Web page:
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   Re: onomastical

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  • From: Burnard Towers <lou.burnard@computing-services.oxford.ac.uk>
  • To: John Cowan <jcowan@reutershealth.com>
  • Date: Wed, 17 May 2000 23:17:21 +0100

At 14:06 17/05/00 -0400, you wrote:
>Lou Burnard wrote:
>> |Separate first-name and last-name elements are not good
>> |because some people don't have identifiable first names and last names,
>> |or if they do, they may not mean what you expect; e.g. Hungarian,
>> |and Chinese names have the family name first.
>> I would argue that au contraire separating first and last name
>> elements *is* good internationalization
>Separating surnames/sortnames is useful.  What I was actually criticizing
>was the terms "first name" and "last name" themselves.  Some people have the
>family name first, some last, and for some there is no identifiable
>"family name", as Icelanders and some Arabs.  Furthermore, having a
>content model (first-name, last-name) makes it hard to distinguish
>George Bush from George W. Bush.

I agree entirely with that! The point I was making (not very clearly I agree)
was only that it is good idea to separate the different components of a name.

>> Or maybe
>> <persName><surname>Murata</surname><givenName>Makoto</givenName></persName>
>Fine, but what about "David Oddson" (Prime Minister of Iceland), where
>"David" is a given name, "Oddson" is a patronymic, and the appropriate
>sort key is "David"?  Your markup either won't handle this or won't
>do what you want.  I represent it as <name><cname>David Oddson</cname>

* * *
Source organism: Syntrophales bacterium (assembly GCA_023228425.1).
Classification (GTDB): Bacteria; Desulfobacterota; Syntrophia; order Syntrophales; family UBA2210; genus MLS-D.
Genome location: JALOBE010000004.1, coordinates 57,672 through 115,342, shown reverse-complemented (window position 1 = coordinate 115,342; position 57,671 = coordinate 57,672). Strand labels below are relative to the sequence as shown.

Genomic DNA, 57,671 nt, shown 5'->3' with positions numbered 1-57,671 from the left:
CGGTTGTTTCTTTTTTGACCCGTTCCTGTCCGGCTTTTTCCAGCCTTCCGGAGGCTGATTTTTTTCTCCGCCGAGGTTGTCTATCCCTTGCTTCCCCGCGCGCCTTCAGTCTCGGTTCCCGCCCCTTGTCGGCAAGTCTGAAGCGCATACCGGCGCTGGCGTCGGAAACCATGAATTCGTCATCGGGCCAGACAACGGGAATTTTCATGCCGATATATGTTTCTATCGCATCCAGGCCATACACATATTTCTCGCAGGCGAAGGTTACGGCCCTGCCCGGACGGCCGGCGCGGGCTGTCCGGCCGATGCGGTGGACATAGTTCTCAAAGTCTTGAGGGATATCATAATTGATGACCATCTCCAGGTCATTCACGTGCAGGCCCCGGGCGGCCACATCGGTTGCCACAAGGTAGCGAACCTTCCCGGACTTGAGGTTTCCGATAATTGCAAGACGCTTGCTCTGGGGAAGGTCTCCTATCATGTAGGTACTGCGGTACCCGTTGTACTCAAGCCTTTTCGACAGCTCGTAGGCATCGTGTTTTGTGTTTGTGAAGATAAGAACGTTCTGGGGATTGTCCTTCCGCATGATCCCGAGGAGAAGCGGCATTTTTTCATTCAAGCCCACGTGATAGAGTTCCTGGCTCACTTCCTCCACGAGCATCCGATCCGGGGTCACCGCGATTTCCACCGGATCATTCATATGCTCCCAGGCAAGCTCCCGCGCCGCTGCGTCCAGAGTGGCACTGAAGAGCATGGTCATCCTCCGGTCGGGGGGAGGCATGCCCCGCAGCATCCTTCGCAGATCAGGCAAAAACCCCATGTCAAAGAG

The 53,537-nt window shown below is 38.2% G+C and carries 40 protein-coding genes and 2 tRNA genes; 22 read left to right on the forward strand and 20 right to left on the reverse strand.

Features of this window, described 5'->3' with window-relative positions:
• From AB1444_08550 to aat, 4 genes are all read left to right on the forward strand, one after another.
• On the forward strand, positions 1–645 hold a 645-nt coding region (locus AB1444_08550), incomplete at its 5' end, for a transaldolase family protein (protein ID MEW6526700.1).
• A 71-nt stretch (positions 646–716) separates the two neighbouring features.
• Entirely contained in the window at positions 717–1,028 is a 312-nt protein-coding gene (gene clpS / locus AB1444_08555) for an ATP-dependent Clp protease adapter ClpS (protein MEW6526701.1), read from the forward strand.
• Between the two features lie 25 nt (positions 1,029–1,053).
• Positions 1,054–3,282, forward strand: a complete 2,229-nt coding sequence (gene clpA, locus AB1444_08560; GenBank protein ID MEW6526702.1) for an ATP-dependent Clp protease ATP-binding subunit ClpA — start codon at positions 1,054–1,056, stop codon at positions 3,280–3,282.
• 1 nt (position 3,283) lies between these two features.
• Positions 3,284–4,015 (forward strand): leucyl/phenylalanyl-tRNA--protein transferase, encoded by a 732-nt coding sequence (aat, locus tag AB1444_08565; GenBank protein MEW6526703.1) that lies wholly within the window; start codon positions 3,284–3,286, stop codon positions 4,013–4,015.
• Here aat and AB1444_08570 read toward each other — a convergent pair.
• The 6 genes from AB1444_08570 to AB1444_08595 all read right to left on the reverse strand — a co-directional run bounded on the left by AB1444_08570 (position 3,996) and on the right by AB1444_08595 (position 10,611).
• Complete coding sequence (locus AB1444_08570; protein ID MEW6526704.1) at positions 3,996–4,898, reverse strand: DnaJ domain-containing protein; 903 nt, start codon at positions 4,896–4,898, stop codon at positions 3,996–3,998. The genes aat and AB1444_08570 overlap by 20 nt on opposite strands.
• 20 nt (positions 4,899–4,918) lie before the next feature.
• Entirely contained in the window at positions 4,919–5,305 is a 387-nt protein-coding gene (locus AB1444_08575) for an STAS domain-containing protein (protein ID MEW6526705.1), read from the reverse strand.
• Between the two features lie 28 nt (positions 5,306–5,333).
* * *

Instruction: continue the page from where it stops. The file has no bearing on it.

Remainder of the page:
Your markup is excellent for the case where you want to represent two
things (a) the way a name should be sorted (b) the way a name should be
printed. You might also
achieve the same thing with a sort key attribute
<name sortas="David">David Oddson</name>
But is it really the case that the processing of names is exhausted by just
distinguishing a sort key and printable string? What the much maligned
baroque structure of the TEI Guidelines is trying to do is suggest ways of
representing components of a name, so that different applications  can do
different abritrary things things with them e.g. extract only names that
include patronymics, investigate numbr of given names, popularity of
Saints' names etc. Clearly some combinations will pose processing problems
but we dont do ourselves any favours by ignoring their existence on that

>This may be adequate for mere document markup,
>but for processing (document or otherwise), we need to be able to
>handle every case somehow

Sorry, this doesnt make any sense to me. What's "mere" about document
markup? and why should it preclude being able to handle every case?
>From The Desktop at Burnard Towers

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  • References:
    • onomastical
      • From: Lou Burnard <lou.burnard@computing-services.oxford.ac.uk>
    • Re: onomastical
      • From: John Cowan <jcowan@reutershealth.com>


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